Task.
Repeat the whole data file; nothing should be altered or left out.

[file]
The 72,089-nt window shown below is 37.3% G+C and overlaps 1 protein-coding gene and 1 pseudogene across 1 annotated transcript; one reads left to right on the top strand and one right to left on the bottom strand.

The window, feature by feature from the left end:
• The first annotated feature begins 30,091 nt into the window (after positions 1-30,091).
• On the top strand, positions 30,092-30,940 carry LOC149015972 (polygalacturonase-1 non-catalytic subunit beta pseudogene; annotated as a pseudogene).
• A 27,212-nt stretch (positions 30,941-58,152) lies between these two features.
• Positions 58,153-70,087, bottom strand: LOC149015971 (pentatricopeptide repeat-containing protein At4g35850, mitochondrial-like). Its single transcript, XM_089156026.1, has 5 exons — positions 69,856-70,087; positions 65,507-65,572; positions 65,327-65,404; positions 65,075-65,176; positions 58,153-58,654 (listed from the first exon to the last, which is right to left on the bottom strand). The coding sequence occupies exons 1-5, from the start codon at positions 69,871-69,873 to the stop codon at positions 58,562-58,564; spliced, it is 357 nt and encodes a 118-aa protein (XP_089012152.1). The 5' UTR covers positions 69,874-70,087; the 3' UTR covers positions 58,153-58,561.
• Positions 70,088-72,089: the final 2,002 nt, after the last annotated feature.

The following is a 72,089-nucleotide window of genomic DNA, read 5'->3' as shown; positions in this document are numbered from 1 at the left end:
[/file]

The 72,089-nt window shown below is 37.3% G+C and overlaps 1 protein-coding gene and 1 pseudogene across 1 annotated transcript; one reads left to right on the top strand and one right to left on the bottom strand.

The window, feature by feature from the left end:
• The first annotated feature begins 30,091 nt into the window (after positions 1-30,091).
• On the top strand, positions 30,092-30,940 carry LOC149015972 (polygalacturonase-1 non-catalytic subunit beta pseudogene; annotated as a pseudogene).
• A 27,212-nt stretch (positions 30,941-58,152) lies between these two features.
• Positions 58,153-70,087, bottom strand: LOC149015971 (pentatricopeptide repeat-containing protein At4g35850, mitochondrial-like). Its single transcript, XM_089156026.1, has 5 exons — positions 69,856-70,087; positions 65,507-65,572; positions 65,327-65,404; positions 65,075-65,176; positions 58,153-58,654 (listed from the first exon to the last, which is right to left on the bottom strand). The coding sequence occupies exons 1-5, from the start codon at positions 69,871-69,873 to the stop codon at positions 58,562-58,564; spliced, it is 357 nt and encodes a 118-aa protein (XP_089012152.1). The 5' UTR covers positions 69,874-70,087; the 3' UTR covers positions 58,153-58,561.
• Positions 70,088-72,089: the final 2,002 nt, after the last annotated feature.

The following is a 72,089-nucleotide window of genomic DNA, read 5'->3' as shown; positions in this document are numbered from 1 at the left end: